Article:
What Is the Goldilocks Rule?
Learning how to stay motivated means designing habits that draw you in, rather than repel you. One of the best-known strategies for keeping behaviors interesting is working at a level of just manageable difficulty. This idea is referred to as the Goldilocks Rule, which states that degrees of difficulty must be just right to attain peak motivation.

You must start a new behavior by making it easy. Making a new behavior easy to perform and maintain is necessary and helps you stay focused even when motivation is challenged. But once a behavior has reached the habit line, you must increase the boundary of difficulty in small increments to keep it challenging.

If a behavior is just challenging enough, you will be more interested in sticking with it. Hitting the “just right” zone of difficulty is what creates the flow state, wherein you are fully engaged in the behavior or activity. A 4% increase in difficulty above your current abilities or behaviors is required to reach the flow state.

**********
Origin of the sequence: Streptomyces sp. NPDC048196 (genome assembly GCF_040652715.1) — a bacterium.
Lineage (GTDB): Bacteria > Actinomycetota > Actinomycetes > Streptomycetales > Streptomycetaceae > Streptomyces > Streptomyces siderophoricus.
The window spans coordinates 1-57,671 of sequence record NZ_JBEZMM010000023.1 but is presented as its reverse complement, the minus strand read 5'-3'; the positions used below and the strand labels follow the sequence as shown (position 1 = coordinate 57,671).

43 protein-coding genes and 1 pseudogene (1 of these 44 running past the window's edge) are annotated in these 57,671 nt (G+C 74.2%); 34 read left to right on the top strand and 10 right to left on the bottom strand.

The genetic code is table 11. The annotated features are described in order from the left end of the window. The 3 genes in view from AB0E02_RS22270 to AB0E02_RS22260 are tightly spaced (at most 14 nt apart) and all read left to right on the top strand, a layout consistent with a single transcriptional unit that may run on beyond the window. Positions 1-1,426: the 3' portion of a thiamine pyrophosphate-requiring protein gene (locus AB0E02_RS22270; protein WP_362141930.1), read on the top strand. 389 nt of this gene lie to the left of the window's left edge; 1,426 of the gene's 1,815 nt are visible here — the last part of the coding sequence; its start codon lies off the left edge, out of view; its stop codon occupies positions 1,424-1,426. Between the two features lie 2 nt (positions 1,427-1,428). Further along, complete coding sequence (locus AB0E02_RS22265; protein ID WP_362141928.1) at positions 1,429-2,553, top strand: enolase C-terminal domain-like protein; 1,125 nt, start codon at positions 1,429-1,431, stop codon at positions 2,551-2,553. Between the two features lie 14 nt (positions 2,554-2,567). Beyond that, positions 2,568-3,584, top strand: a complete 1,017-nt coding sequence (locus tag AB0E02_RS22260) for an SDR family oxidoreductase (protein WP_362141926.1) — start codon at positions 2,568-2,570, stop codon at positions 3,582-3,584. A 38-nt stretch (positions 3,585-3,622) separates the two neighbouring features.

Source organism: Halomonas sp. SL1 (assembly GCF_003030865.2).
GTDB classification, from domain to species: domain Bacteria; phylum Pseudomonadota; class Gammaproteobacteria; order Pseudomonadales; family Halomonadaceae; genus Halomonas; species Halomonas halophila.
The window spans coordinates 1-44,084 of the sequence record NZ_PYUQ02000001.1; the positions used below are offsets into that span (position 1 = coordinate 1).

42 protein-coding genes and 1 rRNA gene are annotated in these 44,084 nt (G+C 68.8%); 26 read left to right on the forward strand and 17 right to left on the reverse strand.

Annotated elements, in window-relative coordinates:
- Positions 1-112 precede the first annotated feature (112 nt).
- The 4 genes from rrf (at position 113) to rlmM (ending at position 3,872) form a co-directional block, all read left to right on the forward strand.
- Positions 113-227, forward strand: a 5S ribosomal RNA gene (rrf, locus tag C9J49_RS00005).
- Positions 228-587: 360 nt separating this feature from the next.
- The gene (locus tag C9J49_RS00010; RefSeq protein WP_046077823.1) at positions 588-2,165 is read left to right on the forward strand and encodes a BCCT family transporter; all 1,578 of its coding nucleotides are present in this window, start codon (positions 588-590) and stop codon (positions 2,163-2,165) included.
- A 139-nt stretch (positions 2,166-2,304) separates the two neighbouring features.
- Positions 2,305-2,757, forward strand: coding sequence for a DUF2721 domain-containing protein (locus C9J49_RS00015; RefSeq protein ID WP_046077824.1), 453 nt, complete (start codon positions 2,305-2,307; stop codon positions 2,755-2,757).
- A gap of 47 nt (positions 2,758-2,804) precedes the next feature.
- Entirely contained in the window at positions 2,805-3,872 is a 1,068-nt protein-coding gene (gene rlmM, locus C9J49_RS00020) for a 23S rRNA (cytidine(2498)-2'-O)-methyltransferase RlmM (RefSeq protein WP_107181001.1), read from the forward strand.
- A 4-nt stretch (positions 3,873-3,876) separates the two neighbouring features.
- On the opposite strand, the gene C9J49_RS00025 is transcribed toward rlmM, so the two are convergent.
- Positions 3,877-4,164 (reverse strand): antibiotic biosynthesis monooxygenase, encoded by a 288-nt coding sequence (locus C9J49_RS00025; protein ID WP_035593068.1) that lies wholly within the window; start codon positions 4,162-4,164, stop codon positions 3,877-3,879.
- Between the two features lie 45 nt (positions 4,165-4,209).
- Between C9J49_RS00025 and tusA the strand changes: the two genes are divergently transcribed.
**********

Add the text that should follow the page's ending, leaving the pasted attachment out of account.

• Imagine playing with a new tennis partner equal in skill level. You play for months, and you start to naturally progress beyond your current abilities.
  • If your partner doesn’t progress at the same rate, you will soon beat them easily and lose interest.
  • If you find a new partner who is slightly better than your new level, you will be more engaged when you play because you are being challenged more.
  • You will eventually progress to the new level and so on as you continue to play better opponents.

Improvement requires a balance between pushing beyond status quo to stay challenged and keeping the level of challenge at a point that still allows for satisfying results.

“The Goldilocks Rule states that humans experience peak motivation when working on tasks that are right on the edge of their current abilities. Not too hard. Not too easy. Just right.” ( James Clear- atomic habbit)


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